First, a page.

Trigger Warning. I hate those words and I hate that sometimes they're necessary for me.
It took me a week of willful avoidance before I read the Stanford survivor's letter. I didn't want to, because I already had a great idea of what it said. I'd written one like it when I was 18 years old. Only it never made it to a judge.
Brock Turner's six month jail sentence, recently handed down as a result of him being caught in the act sexually assaulting the Stanford survivor near a frat house in January of last year, was a surprise to me, but not because it was so light. I was surprised he received any jail time at all. The man who attacked me didn't. Few rapists do. Most rapes still go unreported and of those that do, only about one out of four lead to an arrest. Only about one of four arrests leads to a felony conviction and incarceration, according to a 2012 analysis of Justice Department date.
The man who attacked me was offered a plea bargain by then-District Attorney Peter Gilchrist. He pleaded guilty to a misdemeanor charge and was not made to register as a sex offender.
The lack of justice wasn't even the second-worst part of the ordeal. That involved going to the police and allowing them to collect evidence. The day following my attack consisted of repeating every single awful detail of the night before, reliving the entire scene in my mind as I spoke. Laying naked on a table for hours while strangers took photos of my genital area. Feeling an array of unfamiliar hands and cold objects prodding parts that already felt violated and indiscriminate handling of a speculum causing pain to an area already traumatized. Worrying with every swab and comb-through that they may not find anything to make them believe my story was true. Tears streaming down my face as the nurses repeatedly assured me that it was almost over. It's never been over.
Last weekend, a Charlotte Observer investigation found that more than 1,000 sexual assault kits like the one that was collected in my case had been destroyed by CMPD without ever being tested. Some of those cases involved children. That's about one in every three sexual assault kits the department had collected since 2000. Over 1,000 women and girls — and in some cases men and boys — went through the trauma of this collection procedure for no reason.
Among these were 72 cases that were still listed as open, a direct violation of a law passed by the General Assembly in 2009 requiring the retention of untested kits in open cases.
Endthebacklog.org states there are hundreds of thousands of kits across the country waiting to be tested. Due in part to that organization's push, police departments nationwide have recently made testing unanalyzed kits a priority. Detroit linked crimes to 188 serial rapists from testing just 18 percent of its backlogged kits. When New York City tested its backlog, its arrest rate for rape jumped from 40 percent to 70 percent.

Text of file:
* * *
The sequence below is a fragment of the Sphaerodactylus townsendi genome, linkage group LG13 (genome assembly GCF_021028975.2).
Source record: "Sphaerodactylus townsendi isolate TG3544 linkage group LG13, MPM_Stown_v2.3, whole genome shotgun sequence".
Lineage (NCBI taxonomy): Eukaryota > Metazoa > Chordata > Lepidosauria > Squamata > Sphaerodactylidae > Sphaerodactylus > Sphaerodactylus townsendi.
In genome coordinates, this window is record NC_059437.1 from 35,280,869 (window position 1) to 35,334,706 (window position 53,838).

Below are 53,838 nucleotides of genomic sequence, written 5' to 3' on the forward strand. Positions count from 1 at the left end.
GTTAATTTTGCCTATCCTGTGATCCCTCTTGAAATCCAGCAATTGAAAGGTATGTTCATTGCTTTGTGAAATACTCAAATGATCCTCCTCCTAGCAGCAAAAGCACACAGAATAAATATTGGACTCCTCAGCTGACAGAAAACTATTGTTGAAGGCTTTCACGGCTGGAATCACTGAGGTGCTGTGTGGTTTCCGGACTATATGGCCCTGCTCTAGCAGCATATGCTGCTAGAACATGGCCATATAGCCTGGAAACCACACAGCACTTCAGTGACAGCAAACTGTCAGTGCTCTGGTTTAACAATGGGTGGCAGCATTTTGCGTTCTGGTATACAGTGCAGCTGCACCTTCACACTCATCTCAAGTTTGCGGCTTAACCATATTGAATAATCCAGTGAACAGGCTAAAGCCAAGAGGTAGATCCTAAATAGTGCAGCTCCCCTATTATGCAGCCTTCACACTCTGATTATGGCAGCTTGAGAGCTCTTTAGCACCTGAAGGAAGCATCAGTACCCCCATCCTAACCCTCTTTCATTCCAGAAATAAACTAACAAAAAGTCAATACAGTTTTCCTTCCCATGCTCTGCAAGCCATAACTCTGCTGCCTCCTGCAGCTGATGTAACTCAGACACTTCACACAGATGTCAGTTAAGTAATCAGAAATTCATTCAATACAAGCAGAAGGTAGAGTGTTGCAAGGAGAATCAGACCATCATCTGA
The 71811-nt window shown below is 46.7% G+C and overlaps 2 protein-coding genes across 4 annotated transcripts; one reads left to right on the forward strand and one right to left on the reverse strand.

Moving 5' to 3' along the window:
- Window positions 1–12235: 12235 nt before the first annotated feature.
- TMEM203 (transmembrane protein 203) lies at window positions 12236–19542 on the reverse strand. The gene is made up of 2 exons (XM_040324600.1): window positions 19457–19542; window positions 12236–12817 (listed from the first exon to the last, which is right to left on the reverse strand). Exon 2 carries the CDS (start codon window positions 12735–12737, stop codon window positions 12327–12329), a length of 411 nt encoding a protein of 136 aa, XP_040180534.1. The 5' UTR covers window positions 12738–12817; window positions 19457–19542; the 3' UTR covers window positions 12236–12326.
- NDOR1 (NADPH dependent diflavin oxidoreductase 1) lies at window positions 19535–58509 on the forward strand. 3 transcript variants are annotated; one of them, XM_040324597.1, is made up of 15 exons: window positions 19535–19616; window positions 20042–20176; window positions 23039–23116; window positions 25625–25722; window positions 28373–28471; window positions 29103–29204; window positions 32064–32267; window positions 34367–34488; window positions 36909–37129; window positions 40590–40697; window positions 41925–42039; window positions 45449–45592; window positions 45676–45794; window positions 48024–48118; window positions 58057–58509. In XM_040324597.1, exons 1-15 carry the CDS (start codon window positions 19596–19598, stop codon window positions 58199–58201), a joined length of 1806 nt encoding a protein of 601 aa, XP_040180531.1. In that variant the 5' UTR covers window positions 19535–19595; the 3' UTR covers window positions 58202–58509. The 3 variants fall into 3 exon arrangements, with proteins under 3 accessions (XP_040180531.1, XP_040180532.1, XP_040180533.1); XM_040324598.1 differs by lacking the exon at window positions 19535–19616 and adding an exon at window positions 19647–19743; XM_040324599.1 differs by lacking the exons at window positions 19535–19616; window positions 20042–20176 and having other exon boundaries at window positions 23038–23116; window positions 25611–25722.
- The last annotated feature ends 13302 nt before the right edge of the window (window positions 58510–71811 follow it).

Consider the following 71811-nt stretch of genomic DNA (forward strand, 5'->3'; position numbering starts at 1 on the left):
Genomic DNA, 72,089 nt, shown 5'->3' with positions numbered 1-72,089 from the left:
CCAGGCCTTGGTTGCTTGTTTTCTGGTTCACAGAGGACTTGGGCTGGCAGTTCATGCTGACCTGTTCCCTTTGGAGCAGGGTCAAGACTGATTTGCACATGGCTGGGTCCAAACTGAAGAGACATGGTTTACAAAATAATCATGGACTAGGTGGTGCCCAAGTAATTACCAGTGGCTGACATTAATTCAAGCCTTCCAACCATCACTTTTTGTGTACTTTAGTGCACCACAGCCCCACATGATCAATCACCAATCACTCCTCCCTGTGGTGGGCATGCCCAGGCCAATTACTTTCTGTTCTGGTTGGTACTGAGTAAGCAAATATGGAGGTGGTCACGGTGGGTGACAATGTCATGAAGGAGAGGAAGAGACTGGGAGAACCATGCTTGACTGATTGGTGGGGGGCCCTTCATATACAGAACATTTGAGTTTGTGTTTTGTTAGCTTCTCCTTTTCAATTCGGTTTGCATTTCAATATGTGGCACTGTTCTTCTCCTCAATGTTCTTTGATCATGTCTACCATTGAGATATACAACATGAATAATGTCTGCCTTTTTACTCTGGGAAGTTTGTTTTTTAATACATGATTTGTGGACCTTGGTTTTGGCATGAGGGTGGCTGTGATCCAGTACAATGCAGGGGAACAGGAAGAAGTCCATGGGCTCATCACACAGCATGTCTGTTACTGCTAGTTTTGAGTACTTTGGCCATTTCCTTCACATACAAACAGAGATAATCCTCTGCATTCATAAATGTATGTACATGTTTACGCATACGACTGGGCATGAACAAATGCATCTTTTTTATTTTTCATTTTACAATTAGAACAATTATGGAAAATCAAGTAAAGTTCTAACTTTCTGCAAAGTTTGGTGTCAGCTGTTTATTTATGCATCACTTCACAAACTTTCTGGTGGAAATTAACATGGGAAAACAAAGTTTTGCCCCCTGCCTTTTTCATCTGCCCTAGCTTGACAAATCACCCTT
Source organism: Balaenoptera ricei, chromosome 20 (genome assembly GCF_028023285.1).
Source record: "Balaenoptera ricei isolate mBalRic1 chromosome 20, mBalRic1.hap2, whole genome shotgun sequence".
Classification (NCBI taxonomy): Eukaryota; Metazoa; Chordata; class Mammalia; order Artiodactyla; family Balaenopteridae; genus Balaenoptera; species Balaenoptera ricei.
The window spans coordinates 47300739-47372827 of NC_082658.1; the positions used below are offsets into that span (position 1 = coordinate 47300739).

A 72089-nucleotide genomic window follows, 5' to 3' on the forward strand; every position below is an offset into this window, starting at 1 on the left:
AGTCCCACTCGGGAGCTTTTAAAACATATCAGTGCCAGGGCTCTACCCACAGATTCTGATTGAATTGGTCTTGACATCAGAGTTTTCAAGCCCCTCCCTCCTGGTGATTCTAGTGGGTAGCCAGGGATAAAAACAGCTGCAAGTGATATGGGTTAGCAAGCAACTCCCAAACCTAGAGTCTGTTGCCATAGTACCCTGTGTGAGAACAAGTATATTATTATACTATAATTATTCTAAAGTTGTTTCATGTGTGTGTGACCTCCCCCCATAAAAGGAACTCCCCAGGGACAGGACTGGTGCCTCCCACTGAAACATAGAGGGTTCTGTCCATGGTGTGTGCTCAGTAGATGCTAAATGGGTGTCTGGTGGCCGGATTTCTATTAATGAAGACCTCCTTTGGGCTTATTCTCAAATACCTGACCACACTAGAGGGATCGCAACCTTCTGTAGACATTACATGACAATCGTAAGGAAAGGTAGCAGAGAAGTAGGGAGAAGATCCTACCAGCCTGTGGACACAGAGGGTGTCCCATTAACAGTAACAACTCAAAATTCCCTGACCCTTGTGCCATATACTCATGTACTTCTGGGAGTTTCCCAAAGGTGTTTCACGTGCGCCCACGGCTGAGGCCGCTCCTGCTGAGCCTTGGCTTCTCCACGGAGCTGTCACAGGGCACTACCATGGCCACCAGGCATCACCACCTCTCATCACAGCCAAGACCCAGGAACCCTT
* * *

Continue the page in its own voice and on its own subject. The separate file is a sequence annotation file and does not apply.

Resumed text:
In Cuyahoga County Ohio, a task force was assembled to study patterns arising from its backlog testing. In the first 243 kits it studied, it found that 51 percent were tied to serial offenders.
If that statistic held true for Charlotte, there could be hundreds of serial rapists that escaped identification when the kits were destroyed. They're walking the streets while politicians falsely warn that transgender women in the bathroom are the threat.
Asking women and girls to submit to this invasive and demoralizing procedure, then destroying the kits before even bothering to test them, is inexcusable. Their consent to that procedure was predicated on the condition that it would be tested and used to convict. Destroying untested kits is worse than incompetence, it sends the message that rape doesn't matter and that justice is not a high priority.
In response to the Observer investigation, CMPD said most of the kits destroyed were from cases that lacked enough evidence to make an arrest. They may have found more evidence if, say, they tested evidence kits. If it was determined through statements that there wasn't enough of a case to prosecute, thus making kit testing an extraneous step in the process, then why even collect the kit?
As of the time of this writing, Charlotte survivors have yet to receive an apology and, in reality, an apology isn't good enough. Anyone who had any role in the destruction of these kits should resign, publicly and immediately. You are not fit to retain your job.